The 19th century navvies who worked tirelessly to create Surrey’s railways
PUBLISHED: 13:35 10 March 2020 | UPDATED: 13:36 10 March 2020
Towards the end of the 19th century gangs of itinerant labourers worked away to create our county’s rail network. Stephen Roberts visits Surrey History Centre to find out more
They swarmed all over the countryside like industrious ants, a community in perpetual motion. They worked, lived, slept, ate and drank like there was no tomorrow, and for some of them there wasn't.
These were the so-called railway 'navvies', huge gangs of itinerant labourers doing the dangerous back-breaking toil that was feverishly creating a new transport infrastructure.
Among the Surrey History Centre's many treasures is an album of old railway photographs, dating to 1884.
There are 46 large-scale black and white pictures in total, that have a faded, sepia look about them, yet the navvies stare out at you with crystal clarity. It's as though they've just stepped off a long shift and are giving you a questioning stare. Not one of them has 'high-viz'.
Incidentally, that word 'navvy' comes from 'navigator' (the navvies built the navigation canals in the 18th century before they built the railways in the 19th). A navvy was essentially a labourer employed in excavating and gave us the expression 'working like a navvy' (meaning toiling hard).
I'm interested in these pictures for several reasons. It's unusual to find so many images of a railway line being constructed. Our interest is usually at the other end, when the route has been completed and the trains are running.
The line the men were building is in Surrey too: The New Guildford Line between Surbiton and Guildford, which opened 135 years ago, in February 1885. This was the London & South Western Railway's line, which ran from Surbiton to Guildford (via Cobham and Effingham Junction).
At the same time the LSWR was also building the Effingham Junction to Leatherhead line (via Bookham). Both of these lines are still in use 135 years later, ferrying millions of commuters into work, and home again, every year.
With our busy lives we probably never consider the immense work that went into building these lines and the thousands, of unnamed men who strove every sinew to build bridges, embankments and cuttings, and the stations that we so blithely use today.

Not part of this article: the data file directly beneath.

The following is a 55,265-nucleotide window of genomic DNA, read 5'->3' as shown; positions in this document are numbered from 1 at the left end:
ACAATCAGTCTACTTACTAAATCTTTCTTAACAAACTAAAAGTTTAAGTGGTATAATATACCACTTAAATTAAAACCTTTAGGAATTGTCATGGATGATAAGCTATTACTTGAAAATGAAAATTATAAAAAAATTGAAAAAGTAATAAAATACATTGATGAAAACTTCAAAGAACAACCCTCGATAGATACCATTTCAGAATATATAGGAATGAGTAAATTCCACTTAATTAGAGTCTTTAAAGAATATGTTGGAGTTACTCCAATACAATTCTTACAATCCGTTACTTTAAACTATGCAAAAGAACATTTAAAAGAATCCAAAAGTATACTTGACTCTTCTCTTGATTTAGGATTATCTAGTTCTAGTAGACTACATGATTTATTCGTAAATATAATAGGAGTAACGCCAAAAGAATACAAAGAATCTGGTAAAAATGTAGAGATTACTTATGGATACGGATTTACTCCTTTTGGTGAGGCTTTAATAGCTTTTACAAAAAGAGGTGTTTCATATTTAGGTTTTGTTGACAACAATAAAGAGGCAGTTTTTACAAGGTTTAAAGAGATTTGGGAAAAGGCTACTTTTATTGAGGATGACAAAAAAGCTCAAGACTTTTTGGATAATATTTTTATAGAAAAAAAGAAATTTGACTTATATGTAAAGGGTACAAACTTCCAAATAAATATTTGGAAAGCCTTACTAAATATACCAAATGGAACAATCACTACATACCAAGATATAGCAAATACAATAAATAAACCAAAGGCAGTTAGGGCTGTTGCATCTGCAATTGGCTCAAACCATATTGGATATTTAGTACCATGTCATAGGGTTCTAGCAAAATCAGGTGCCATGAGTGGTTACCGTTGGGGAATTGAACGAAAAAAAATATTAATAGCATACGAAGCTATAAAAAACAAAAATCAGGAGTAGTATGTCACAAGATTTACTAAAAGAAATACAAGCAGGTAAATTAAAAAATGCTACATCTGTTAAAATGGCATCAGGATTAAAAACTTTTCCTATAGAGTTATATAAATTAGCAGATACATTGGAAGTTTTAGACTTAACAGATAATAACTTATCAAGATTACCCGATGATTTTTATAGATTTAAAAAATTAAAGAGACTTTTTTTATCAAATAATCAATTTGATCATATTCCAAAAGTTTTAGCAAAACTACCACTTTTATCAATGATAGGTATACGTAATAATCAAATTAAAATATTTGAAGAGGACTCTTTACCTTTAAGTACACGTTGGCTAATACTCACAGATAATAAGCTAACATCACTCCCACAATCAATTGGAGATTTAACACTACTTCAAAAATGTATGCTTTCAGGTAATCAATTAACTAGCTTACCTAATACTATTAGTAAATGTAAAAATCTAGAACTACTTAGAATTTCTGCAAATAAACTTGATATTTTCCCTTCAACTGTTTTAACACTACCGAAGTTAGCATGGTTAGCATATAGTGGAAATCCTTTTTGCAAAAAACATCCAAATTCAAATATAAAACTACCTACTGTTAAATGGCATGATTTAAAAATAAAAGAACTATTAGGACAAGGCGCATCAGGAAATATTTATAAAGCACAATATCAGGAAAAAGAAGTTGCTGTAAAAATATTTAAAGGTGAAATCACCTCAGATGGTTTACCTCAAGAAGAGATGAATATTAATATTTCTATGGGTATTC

Unlike modern infrastructure projects, such as Crossrail, there was a distinct absence of heavy equipment (just one hefty piece of kit is shown). One thing we must concede, however, is that whilst it might be Victorian-era infrastructure, it was certainly built to last.
Oh, and that piece of heavy equipment is a digger, which looms up in just one photograph. In all the others you're more likely to see wagons and a wheelbarrow.
Luckily, for us, we have a pretty good idea of where all the pictures were taken. Some of them we're certain about. There's a good number that were taken in and around Guildford, at the southern end of the route, where the line was arriving from the north-east, into a new station at London Road, before bending around to join the lines converging on Guildford station from the north. Pictures feature a viaduct over the River Wey, and bridges at Woodbridge Road, Stoke Road, London Road and Cross Lanes, where Watford Farm features in more than one picture.
There's an embankment near London Road (Guildford) station, in the east of the town, which was just one of the stations to open in 1885, and an old quarry just south of the same station (in the vicinity of Denmark Road/York Road, where there's a multi-storey car park today).
Mention of that farm reminds me that the area around Cranley Road, which ran into Cross Lanes, was still open farmland, until the railway first came to Guildford in 1845 (the main Guildford station opened in May of that year, as part of the Guildford-London, via Woking line, which came into the town from the north).
Guildford began to grow from this time on, but the area to the east (Cranley Road etc) remained quiet until the work on the New Guildford Line began. The New Line approached Guildford centre in a deep cutting, with the three bridges at Boxgrove Road, Cross Lanes and London Road completely transforming this part of the town.
Land began to be sold in the Cranley Road area for large 'out of town' villas, the largest of which had separate cottages for gardeners and coachmen.
Guildford is a place of literary luminaries. P.G. Wodehouse was born here in 1881 and Lewis Carroll died here in 1898. In between times, the New Line had arrived to start transforming the place.
The River Wey flows through Guildford. It was one of the first English rivers to be converted to a navigable waterway and still has its 17th century locks and bays: one of the earliest jobs for those navvies maybe?
Further east, there were more bridgeworks in the Merrow area, as the railway speared under Merrow Lane, close to Merrow Common. The next station after London Road was Clandon.